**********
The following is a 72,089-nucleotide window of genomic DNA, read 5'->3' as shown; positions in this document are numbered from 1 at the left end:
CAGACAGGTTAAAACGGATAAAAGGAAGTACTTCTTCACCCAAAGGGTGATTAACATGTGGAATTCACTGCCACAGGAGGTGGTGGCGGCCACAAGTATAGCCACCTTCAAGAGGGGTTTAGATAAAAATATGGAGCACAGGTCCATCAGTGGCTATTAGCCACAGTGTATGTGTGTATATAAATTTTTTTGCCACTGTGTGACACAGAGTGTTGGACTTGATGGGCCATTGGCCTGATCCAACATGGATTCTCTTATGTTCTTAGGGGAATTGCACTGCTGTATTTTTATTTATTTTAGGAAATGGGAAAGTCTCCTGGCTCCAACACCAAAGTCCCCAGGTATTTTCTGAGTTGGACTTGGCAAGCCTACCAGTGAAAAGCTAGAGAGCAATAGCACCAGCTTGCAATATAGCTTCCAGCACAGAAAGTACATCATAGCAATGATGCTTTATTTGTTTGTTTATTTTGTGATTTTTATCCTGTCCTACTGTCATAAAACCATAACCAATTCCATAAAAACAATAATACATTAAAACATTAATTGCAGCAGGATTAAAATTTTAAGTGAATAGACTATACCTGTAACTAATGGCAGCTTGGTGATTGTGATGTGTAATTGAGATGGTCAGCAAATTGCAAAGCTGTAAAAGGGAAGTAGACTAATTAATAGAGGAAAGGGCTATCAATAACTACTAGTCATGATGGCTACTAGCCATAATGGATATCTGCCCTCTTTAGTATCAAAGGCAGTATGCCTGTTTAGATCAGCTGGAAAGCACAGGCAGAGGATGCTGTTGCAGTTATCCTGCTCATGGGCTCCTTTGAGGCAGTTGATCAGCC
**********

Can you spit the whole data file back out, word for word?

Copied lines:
The following is a 72,089-nucleotide window of genomic DNA, read 5'->3' as shown; positions in this document are numbered from 1 at the left end:
CAGACAGGTTAAAACGGATAAAAGGAAGTACTTCTTCACCCAAAGGGTGATTAACATGTGGAATTCACTGCCACAGGAGGTGGTGGCGGCCACAAGTATAGCCACCTTCAAGAGGGGTTTAGATAAAAATATGGAGCACAGGTCCATCAGTGGCTATTAGCCACAGTGTATGTGTGTATATAAATTTTTTTGCCACTGTGTGACACAGAGTGTTGGACTTGATGGGCCATTGGCCTGATCCAACATGGATTCTCTTATGTTCTTAGGGGAATTGCACTGCTGTATTTTTATTTATTTTAGGAAATGGGAAAGTCTCCTGGCTCCAACACCAAAGTCCCCAGGTATTTTCTGAGTTGGACTTGGCAAGCCTACCAGTGAAAAGCTAGAGAGCAATAGCACCAGCTTGCAATATAGCTTCCAGCACAGAAAGTACATCATAGCAATGATGCTTTATTTGTTTGTTTATTTTGTGATTTTTATCCTGTCCTACTGTCATAAAACCATAACCAATTCCATAAAAACAATAATACATTAAAACATTAATTGCAGCAGGATTAAAATTTTAAGTGAATAGACTATACCTGTAACTAATGGCAGCTTGGTGATTGTGATGTGTAATTGAGATGGTCAGCAAATTGCAAAGCTGTAAAAGGGAAGTAGACTAATTAATAGAGGAAAGGGCTATCAATAACTACTAGTCATGATGGCTACTAGCCATAATGGATATCTGCCCTCTTTAGTATCAAAGGCAGTATGCCTGTTTAGATCAGCTGGAAAGCACAGGCAGAGGATGCTGTTGCAGTTATCCTGCTCATGGGCTCCTTTGAGGCAGTTGATCAGCC